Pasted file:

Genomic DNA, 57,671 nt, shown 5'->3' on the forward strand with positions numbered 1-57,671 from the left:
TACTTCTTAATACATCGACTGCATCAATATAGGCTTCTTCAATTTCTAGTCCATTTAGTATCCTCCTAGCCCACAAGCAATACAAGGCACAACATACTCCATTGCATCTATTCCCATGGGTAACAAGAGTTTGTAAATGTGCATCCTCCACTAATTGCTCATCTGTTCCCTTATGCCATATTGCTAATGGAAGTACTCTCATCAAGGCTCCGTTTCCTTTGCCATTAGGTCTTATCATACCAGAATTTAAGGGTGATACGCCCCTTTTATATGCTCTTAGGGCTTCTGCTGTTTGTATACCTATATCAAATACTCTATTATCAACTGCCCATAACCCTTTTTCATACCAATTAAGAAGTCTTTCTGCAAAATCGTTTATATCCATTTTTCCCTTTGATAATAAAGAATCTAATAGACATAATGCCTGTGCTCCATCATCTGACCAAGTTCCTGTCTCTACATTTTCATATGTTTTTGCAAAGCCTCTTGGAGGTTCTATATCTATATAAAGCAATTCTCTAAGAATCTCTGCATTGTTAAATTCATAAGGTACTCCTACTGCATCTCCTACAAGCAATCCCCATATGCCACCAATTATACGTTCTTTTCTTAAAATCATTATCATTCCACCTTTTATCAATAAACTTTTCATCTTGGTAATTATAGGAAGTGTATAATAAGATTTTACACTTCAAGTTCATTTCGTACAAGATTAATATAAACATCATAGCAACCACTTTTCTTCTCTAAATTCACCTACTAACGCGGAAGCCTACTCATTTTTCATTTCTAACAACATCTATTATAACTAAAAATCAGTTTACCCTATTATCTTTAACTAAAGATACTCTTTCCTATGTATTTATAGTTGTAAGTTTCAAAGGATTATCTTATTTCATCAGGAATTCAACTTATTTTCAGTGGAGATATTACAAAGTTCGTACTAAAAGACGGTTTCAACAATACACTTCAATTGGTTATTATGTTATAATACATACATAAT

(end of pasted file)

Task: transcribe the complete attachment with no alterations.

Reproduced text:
Genomic DNA, 57,671 nt, shown 5'->3' on the forward strand with positions numbered 1-57,671 from the left:
TACTTCTTAATACATCGACTGCATCAATATAGGCTTCTTCAATTTCTAGTCCATTTAGTATCCTCCTAGCCCACAAGCAATACAAGGCACAACATACTCCATTGCATCTATTCCCATGGGTAACAAGAGTTTGTAAATGTGCATCCTCCACTAATTGCTCATCTGTTCCCTTATGCCATATTGCTAATGGAAGTACTCTCATCAAGGCTCCGTTTCCTTTGCCATTAGGTCTTATCATACCAGAATTTAAGGGTGATACGCCCCTTTTATATGCTCTTAGGGCTTCTGCTGTTTGTATACCTATATCAAATACTCTATTATCAACTGCCCATAACCCTTTTTCATACCAATTAAGAAGTCTTTCTGCAAAATCGTTTATATCCATTTTTCCCTTTGATAATAAAGAATCTAATAGACATAATGCCTGTGCTCCATCATCTGACCAAGTTCCTGTCTCTACATTTTCATATGTTTTTGCAAAGCCTCTTGGAGGTTCTATATCTATATAAAGCAATTCTCTAAGAATCTCTGCATTGTTAAATTCATAAGGTACTCCTACTGCATCTCCTACAAGCAATCCCCATATGCCACCAATTATACGTTCTTTTCTTAAAATCATTATCATTCCACCTTTTATCAATAAACTTTTCATCTTGGTAATTATAGGAAGTGTATAATAAGATTTTACACTTCAAGTTCATTTCGTACAAGATTAATATAAACATCATAGCAACCACTTTTCTTCTCTAAATTCACCTACTAACGCGGAAGCCTACTCATTTTTCATTTCTAACAACATCTATTATAACTAAAAATCAGTTTACCCTATTATCTTTAACTAAAGATACTCTTTCCTATGTATTTATAGTTGTAAGTTTCAAAGGATTATCTTATTTCATCAGGAATTCAACTTATTTTCAGTGGAGATATTACAAAGTTCGTACTAAAAGACGGTTTCAACAATACACTTCAATTGGTTATTATGTTATAATACATACATAAT